Fall on the Bend

With hydrilla returning en masse to Toledo Bend, good-sized bass like this one will fall for topwaters more and more as water temperatures fall in October.

One of the best months for bass fishing success is at hand at Toledo Bend.

It’s going to be great. Enjoy.

The lake’s pool has been resting about three feet below pool stage at the end of summer, but that is still a pretty good bit of water for now, especially with this dry summer we have had. I don’t foresee it going significantly lower.

Hydrilla has a huge foothold on this lake and has increased with every drop in the lake level from 171.71 on the first day of May. For example, at that time I reported in this column it could be seen in 8 to 9 foot depths.

Now? It’s a sight to behold at Housen Creek (as it was last year in late summer and fall) where it’s growing in 12 feet and shallower depths and there’s a green carpet shore to shore and all the way to the back end. The deeper ditches are open water, clear of the green stuff. Same thing for Six Mile Creek. A majority of the hydrilla still is on the Texas side.

More cover, too

There’s more vegetation offering prime cover around the lake besides hydrilla, including more and more peppergrass, which is getting to be widespread, plus lily pad fields. Peppergrass and lily pads hold bass, too, and they complement the hydrilla, which is healthy and vibrant in its ever-expanding coverage of Toledo Bend.

The fun thing about October, that long-awaited “fall bite,” it’s an all-day event because of the conditions — grass and cooler weather. Plus, shad and bream, which are at the top of the food chain for bass, become more active, too. So it’s a target rich environment for bass in and around the grass. Other than spring, there’s no time like the fall.

October’s a game-changer, for sure. That’s prime time as bass put the feedbag on and eat, eat, eat. It’s just like the spring bass bonanza except there’s no spawning going on. No doubt, it’s going to be a slugfest because this is the “bass catchingest” time of year, a time when bigger bass are the norm and fill 20- to 25-pound five-fish limits.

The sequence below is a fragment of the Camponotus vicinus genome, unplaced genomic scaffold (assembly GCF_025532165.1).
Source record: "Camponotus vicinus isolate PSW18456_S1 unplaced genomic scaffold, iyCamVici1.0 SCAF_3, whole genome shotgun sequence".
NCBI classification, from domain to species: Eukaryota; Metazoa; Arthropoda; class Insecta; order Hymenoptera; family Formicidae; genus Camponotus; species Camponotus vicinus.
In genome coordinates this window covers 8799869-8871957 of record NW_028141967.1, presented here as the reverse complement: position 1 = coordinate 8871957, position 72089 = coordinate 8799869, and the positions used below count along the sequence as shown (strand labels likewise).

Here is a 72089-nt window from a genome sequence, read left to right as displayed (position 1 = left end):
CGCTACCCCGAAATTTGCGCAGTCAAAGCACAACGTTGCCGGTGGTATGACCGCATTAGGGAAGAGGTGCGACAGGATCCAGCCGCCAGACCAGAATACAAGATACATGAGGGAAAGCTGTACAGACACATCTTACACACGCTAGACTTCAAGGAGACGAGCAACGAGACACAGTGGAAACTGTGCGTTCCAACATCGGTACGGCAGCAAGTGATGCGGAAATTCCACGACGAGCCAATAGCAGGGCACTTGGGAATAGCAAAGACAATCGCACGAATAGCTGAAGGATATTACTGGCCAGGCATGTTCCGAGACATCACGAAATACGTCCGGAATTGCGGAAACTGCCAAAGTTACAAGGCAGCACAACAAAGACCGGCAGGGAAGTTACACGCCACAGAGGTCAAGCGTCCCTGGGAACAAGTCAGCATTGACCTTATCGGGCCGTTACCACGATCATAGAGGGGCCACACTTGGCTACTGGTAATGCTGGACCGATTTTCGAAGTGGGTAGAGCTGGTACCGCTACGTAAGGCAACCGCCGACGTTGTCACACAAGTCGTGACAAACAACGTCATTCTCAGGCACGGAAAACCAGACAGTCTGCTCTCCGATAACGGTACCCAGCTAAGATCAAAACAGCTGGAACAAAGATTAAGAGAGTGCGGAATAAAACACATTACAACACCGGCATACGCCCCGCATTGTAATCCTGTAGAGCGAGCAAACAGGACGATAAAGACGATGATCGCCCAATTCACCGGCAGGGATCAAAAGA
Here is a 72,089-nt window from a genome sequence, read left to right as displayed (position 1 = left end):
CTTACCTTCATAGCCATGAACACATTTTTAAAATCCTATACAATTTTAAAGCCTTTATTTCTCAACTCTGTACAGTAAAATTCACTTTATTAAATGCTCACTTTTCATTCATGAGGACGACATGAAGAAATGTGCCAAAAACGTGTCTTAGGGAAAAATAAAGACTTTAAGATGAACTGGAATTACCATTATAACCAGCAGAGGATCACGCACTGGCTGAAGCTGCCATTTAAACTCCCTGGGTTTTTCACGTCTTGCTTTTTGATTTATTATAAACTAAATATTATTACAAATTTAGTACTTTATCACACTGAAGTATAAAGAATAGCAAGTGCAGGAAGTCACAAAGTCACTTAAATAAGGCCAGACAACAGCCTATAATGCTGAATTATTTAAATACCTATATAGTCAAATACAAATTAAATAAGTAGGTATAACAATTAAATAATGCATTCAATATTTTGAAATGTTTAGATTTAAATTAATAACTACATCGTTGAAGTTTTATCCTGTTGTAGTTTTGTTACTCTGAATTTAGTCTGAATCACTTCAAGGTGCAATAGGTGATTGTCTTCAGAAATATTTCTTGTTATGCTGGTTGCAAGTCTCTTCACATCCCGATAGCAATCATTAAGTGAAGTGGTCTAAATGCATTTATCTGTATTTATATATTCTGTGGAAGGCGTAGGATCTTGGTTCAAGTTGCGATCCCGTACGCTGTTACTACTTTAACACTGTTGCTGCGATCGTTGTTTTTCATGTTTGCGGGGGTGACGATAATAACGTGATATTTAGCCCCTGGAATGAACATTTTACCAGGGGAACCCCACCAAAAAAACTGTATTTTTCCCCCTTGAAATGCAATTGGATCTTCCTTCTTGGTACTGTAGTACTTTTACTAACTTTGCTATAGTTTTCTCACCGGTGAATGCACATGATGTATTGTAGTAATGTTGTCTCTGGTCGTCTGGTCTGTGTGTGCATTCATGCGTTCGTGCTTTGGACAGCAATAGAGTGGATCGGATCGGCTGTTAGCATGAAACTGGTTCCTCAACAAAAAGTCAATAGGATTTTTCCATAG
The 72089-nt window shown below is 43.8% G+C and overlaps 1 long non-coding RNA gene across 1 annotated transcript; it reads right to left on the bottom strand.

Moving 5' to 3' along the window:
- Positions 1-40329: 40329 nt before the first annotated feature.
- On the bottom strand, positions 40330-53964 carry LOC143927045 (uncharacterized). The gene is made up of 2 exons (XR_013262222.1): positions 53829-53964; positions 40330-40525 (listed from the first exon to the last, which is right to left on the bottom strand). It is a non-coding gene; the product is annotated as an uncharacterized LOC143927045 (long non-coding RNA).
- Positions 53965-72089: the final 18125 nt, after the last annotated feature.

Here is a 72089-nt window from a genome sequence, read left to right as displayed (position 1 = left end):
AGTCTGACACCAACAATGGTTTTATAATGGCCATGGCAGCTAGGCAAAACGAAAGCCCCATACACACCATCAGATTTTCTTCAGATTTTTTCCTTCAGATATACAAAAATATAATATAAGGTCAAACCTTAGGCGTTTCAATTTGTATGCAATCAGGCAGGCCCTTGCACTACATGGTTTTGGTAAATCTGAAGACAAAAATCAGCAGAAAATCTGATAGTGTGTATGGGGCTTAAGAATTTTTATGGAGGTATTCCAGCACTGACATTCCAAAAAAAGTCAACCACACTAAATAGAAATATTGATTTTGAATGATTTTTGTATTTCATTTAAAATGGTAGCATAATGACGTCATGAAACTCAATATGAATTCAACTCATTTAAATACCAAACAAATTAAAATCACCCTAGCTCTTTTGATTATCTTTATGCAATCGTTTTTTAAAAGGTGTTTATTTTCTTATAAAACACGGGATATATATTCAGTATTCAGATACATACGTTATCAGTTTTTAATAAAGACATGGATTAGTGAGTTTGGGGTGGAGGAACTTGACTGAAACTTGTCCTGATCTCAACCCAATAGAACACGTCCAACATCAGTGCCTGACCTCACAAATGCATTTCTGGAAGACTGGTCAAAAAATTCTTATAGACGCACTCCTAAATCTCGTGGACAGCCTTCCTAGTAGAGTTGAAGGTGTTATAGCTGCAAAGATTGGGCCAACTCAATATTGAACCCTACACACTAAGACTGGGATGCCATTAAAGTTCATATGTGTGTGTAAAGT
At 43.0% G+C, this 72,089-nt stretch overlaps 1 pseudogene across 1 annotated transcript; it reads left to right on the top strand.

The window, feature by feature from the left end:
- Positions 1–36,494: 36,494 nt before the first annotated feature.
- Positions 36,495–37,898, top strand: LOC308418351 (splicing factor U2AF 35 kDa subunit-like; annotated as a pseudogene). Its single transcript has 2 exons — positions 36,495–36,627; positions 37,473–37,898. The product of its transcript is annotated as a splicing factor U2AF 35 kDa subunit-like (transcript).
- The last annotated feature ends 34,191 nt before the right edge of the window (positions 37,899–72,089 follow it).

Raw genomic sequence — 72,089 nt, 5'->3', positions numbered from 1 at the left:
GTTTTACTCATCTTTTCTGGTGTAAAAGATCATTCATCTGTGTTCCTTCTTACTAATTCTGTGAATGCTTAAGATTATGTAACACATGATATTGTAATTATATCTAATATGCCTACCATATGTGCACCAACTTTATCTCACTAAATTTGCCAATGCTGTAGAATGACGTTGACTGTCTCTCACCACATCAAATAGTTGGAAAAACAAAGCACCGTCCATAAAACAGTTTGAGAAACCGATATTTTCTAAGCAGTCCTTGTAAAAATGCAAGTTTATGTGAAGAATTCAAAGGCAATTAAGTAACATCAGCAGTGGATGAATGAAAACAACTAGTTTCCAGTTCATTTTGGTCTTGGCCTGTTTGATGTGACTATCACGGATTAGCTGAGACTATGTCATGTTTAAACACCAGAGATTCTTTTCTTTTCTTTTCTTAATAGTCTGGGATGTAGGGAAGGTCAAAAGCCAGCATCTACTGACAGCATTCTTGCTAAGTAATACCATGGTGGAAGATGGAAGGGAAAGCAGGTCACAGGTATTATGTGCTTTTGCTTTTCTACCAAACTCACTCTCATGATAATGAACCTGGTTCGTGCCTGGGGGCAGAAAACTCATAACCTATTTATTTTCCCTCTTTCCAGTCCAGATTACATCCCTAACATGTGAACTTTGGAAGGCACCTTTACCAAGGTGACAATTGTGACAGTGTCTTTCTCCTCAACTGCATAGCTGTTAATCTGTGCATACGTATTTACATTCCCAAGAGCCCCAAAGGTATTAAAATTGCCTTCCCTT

Some 10-plus pound bass should hit the digital scales, as well. I’m expecting another good year in the Toledo Bend Lunker Bass Program count for 2023-24. Two double-digit bass were caught in October 2022, a 10.12 by Michael Fontenot of Ville Platte and a 10.75 by Ben Suit of Port Arthur, Texas, formerly of New Iberia.

They’ll hit anything

The neat thing is bass this time of year can and will hit nearly anything you tie on, particularly topwaters such as buzz baits, plastic frogs and Whopper Plopper-style baits. The most popular colors for moving baits typically are white, chartreuse, bream and shad colored, while red bug, plum, June bug/red and these get the most attention for soft plastics.

Much of the time it’s hard to beat a bladed jig, such as a golden bream-colored Delta Lures Thunder Jig, and they’ll knock the fire out of a swim jig working its way through the hydrilla.

I’ll still have a punchin’ rig on the deck of my Skeeter. Bass will be loaded up in the grass, which I’ll punch and flip into the spring. It’s been my experience that’s the best way to get bit by a big bass. And I’ll continue to do more than my share of froggin’ and throwing moving baits.

I’ve been guiding on this lake most of my life and you’re welcome in my boat. Give me a call at (936) 404-2688.

About John Dean 97 Articles
John Dean has been guiding on Toledo Bend most of his life. If you’d like to join him on a trip, give him a call at (936) 404-2688.